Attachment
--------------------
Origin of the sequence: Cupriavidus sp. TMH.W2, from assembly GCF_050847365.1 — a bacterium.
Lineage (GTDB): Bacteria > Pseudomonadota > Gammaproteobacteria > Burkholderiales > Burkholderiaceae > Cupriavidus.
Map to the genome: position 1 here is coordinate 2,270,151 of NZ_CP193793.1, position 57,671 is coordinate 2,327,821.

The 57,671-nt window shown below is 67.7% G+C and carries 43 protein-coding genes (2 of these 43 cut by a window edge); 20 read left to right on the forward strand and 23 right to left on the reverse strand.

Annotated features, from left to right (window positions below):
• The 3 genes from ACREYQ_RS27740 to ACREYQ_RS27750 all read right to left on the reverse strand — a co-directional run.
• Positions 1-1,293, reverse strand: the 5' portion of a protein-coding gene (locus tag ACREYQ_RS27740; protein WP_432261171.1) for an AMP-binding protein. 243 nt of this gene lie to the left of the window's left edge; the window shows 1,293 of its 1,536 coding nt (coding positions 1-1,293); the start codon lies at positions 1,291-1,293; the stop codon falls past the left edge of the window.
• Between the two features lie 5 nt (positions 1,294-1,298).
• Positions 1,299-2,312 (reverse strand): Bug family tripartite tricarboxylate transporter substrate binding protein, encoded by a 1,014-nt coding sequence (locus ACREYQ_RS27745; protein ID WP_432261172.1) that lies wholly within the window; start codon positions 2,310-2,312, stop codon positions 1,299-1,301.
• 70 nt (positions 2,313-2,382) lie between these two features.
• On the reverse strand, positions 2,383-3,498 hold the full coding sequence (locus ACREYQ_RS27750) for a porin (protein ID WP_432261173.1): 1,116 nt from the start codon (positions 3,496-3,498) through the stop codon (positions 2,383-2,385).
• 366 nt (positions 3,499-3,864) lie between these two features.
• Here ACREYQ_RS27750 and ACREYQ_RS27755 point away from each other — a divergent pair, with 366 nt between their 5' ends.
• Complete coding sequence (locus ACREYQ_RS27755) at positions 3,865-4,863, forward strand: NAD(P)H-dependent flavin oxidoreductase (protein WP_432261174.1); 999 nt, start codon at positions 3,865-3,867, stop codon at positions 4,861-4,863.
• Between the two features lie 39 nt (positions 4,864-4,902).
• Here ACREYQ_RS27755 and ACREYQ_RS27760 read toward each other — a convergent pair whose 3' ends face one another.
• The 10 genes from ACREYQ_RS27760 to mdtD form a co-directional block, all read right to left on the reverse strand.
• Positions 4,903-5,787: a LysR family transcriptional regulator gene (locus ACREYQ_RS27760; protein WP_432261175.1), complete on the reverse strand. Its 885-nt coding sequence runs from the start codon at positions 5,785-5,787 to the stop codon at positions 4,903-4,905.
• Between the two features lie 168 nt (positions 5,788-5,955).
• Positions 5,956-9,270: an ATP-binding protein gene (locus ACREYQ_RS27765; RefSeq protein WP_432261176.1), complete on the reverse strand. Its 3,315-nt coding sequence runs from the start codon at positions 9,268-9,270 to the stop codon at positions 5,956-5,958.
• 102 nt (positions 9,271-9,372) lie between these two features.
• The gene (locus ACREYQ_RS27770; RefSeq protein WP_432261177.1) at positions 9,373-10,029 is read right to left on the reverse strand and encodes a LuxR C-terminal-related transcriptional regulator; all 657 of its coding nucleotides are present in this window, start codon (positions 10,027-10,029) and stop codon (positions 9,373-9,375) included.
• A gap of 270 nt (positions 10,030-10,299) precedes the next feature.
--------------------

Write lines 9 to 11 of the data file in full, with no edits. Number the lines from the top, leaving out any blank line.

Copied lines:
• Positions 1,299-2,312 (reverse strand): Bug family tripartite tricarboxylate transporter substrate binding protein, encoded by a 1,014-nt coding sequence (locus ACREYQ_RS27745; protein ID WP_432261172.1) that lies wholly within the window; start codon positions 2,310-2,312, stop codon positions 1,299-1,301.
• 70 nt (positions 2,313-2,382) lie between these two features.
• On the reverse strand, positions 2,383-3,498 hold the full coding sequence (locus ACREYQ_RS27750) for a porin (protein ID WP_432261173.1): 1,116 nt from the start codon (positions 3,496-3,498) through the stop codon (positions 2,383-2,385).